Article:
Austria is a democratic federal republic. Legislative and executive powers are divided between the federal government and the nine states: Burgenland, Carinthia, Lower Austria, Salzburg, Styria, Tyrol, Upper Austria, Vienna and Vorarlberg. Vienna is the nation's capital. The Austrian Federal Constitution was passed by the Constituent National Assembly on October 1, 1920, revised 1929, and reinstated May 1, 1945.
The legislative body of the Republic is the Parliament, which consists of two houses - the National Council (Nationalrat) and the Federal Council (Bundesrat). The National Council holds legislative authority. The people elect its 183 members for a four-year term. The state legislatures elect the 64 members of the Federal Council. The Federal Council reviews legislation, which passes the National Council and can delay but not veto its enactment.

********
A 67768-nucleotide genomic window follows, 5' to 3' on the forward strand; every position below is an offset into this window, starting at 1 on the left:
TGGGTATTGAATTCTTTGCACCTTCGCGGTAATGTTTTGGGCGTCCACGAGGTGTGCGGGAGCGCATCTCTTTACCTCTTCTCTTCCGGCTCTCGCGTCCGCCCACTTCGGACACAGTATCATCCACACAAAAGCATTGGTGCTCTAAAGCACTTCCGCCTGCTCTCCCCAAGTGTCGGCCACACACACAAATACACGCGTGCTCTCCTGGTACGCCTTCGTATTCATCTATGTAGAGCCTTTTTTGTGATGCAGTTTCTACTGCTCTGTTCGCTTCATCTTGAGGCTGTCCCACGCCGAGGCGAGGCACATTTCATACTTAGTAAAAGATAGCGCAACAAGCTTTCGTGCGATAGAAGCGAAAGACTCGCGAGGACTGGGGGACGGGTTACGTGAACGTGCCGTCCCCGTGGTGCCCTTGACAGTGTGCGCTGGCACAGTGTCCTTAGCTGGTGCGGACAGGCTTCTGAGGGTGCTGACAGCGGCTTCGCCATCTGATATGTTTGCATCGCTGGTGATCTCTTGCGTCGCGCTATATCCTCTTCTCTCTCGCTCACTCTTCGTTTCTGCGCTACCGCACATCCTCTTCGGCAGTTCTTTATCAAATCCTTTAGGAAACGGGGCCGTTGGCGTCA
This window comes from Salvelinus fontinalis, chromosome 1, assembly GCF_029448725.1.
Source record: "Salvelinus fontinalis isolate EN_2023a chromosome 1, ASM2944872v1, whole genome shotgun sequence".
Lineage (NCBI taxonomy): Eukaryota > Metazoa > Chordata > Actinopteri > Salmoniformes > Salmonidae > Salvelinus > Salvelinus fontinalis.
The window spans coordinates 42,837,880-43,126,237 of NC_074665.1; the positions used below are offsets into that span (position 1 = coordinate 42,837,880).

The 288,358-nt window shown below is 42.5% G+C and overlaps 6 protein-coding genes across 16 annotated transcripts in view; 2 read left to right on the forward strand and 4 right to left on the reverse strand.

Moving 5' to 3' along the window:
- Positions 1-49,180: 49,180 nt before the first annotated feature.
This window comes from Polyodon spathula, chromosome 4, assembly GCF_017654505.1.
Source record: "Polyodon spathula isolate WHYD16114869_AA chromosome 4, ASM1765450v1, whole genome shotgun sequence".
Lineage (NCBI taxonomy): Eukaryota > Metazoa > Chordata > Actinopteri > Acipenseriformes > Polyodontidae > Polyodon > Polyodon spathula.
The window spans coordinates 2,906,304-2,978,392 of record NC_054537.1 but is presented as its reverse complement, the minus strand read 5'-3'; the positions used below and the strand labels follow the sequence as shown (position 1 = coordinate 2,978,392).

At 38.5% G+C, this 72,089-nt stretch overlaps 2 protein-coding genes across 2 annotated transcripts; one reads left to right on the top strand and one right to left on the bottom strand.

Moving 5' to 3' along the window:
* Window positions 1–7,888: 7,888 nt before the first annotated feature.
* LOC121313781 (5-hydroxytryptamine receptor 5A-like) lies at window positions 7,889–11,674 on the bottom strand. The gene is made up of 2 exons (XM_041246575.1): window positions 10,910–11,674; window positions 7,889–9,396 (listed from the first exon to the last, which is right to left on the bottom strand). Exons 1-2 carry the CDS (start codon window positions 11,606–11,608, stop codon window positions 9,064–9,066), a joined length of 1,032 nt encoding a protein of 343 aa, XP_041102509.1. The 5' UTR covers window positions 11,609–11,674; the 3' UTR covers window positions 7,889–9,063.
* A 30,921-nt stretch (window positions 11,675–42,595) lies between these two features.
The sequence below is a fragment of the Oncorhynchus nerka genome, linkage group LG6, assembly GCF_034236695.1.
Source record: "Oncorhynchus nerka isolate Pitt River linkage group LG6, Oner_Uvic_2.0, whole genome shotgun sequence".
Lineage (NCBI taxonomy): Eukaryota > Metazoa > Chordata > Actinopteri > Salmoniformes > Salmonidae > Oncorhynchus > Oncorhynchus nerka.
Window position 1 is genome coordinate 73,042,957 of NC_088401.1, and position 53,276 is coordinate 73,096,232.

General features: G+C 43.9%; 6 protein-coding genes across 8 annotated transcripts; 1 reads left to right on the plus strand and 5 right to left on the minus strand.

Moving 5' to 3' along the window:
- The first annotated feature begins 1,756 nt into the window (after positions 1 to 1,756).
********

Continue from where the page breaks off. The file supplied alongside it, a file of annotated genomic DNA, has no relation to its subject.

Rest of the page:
The supreme federal executive organs are the Federal President and the Federal Government. The President is the head of state. The People elect the President for a six-year term. The President convenes and concludes parliamentary sessions and under certain conditions can dissolve Parliament. The Federal Chancellor is head of government. Together with the Vice-Chancellor and the Federal Ministers, the Chancellor conducts government affairs.
The highest courts of Austria's independent judiciary are the Constitutional Court; the Administrative Court, which handles bureaucratic disputes; and the Supreme Court, for civil and criminal cases.
On January 1, 1995, Austria became a member of the European Union (EU). As a member of the Economic and Monetary Union (EMU), Austria, on January 1, 2002, introduced Euro notes and coins, which replaced the Austrian schilling.